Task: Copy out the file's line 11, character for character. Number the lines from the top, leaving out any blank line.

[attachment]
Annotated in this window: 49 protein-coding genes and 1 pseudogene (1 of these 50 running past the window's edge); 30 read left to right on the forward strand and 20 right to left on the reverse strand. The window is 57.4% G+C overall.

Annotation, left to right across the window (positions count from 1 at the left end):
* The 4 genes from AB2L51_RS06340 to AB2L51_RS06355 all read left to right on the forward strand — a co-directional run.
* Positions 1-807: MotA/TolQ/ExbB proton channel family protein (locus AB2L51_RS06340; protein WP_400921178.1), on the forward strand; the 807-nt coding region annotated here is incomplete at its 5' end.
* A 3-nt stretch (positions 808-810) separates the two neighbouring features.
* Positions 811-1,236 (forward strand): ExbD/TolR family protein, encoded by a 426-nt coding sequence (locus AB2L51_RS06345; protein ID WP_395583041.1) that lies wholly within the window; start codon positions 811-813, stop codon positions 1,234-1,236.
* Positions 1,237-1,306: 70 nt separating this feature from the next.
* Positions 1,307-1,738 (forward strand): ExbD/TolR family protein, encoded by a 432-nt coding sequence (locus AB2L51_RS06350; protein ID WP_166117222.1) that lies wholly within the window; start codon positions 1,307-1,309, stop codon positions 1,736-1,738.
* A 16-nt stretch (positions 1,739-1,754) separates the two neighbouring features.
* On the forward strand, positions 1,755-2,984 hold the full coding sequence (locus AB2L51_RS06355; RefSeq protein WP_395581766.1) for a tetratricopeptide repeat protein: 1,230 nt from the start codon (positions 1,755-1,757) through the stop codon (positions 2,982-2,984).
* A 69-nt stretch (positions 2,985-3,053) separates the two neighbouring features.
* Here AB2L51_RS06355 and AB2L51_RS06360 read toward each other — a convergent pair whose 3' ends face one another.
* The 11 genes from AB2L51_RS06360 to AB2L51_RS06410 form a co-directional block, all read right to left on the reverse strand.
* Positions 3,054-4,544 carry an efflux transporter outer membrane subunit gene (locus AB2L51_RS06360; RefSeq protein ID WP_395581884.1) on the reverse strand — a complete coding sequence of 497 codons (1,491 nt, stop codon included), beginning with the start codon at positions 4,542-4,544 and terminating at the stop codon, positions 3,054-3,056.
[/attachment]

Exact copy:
* A 69-nt stretch (positions 2,985-3,053) separates the two neighbouring features.